Yes and No

Progressive-Democratic Party Presidential candidate and Senator Elizabeth Warren (D, MA) wants to break up Facebook, and in the meantime, she wants Facebook to shut down free speech the speech of those of whom she disapproves—especially political ads posted to Facebook (for a fee charged by Facebook) by Republicans and Conservatives.  Zuckerberg’s response?

Facebook’s vice president of global affairs and communications Nick Clegg wrote that the company does not believe its role is to “prevent a politician’s speech from reaching its audience and being subject to public debate and scrutiny.”

Warren is, of course, angrified that a mere business won’t submit to her bidding, and so she tried to expose Facebook’s arrogance:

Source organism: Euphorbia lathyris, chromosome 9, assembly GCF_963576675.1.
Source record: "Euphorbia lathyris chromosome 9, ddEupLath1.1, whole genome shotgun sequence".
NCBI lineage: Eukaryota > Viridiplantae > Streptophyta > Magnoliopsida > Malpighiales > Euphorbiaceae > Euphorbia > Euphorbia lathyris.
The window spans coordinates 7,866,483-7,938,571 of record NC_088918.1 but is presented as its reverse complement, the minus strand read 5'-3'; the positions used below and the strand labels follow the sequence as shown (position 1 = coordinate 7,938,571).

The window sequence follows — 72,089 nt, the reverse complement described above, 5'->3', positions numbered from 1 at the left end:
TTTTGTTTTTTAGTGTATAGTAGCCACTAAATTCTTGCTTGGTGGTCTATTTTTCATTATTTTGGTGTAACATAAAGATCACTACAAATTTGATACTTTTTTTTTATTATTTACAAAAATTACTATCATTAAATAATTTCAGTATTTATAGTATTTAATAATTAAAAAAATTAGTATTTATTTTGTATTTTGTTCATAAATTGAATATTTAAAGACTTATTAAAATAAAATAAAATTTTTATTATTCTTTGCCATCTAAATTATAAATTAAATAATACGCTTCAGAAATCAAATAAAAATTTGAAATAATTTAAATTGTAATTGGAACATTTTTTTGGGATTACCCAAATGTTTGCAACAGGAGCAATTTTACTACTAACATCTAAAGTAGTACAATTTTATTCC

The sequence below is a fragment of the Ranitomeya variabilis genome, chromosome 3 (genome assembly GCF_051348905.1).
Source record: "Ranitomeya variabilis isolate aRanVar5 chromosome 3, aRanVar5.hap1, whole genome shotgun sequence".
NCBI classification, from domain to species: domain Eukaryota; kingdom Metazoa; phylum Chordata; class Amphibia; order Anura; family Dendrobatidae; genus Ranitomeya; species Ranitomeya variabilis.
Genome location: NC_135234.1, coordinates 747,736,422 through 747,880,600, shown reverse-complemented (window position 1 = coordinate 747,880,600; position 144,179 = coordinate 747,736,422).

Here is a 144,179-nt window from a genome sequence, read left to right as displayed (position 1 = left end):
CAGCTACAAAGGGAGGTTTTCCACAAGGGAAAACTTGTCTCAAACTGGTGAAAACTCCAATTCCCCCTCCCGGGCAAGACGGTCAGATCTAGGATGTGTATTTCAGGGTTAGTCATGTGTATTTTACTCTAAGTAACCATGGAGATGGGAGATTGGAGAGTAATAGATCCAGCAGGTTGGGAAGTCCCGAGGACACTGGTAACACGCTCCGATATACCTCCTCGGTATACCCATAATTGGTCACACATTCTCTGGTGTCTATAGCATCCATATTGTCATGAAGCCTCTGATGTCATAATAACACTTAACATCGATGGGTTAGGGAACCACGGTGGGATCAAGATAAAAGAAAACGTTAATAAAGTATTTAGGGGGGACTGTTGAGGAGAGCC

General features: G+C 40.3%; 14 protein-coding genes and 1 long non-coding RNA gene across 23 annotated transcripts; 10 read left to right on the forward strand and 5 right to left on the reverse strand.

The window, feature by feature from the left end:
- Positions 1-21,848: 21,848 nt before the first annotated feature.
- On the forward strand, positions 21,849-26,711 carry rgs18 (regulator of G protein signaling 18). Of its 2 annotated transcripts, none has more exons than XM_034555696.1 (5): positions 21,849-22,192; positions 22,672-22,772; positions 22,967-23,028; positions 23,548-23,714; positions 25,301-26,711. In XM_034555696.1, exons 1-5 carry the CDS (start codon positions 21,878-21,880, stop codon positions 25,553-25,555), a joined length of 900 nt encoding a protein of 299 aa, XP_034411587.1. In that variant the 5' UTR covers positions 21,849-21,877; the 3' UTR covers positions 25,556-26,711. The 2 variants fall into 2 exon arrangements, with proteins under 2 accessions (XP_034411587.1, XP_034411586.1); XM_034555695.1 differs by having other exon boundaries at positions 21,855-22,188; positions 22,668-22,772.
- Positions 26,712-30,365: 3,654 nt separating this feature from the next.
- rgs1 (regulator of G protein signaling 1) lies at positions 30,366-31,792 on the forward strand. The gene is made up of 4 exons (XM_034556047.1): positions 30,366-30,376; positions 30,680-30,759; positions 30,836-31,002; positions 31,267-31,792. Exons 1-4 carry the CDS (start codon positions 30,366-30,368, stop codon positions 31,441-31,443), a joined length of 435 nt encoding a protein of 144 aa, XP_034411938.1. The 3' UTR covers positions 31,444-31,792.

She taunted the company by submitting a false ad of her own claiming that Facebook CEO Mark Zuckerberg had endorsed Mr. Trump “to see if it’d be approved.” It was.

Of course it was. It was a political ad, by Warren’s design.  It also was not a false ad; it told the truth. The truth wasn’t that Zuckerberg had become a Trump supporter; that was obvious parody.  No, the thing that made the ad a true one was Warren’s own statement, early on in her parody, that her claim regarding the new Zuckerberg-Trump palsiness was itself false, its purpose being to show Facebook’s penchant for running false political advertisements solely to take money to promote lies.

(Given Warren’s own penchant for lying for her personal gain, that last is especially parodical.)

It’s too bad that Facebook’s position here is contaminated by its penchant for censoring conservative speech that isn’t part of overt political ads.

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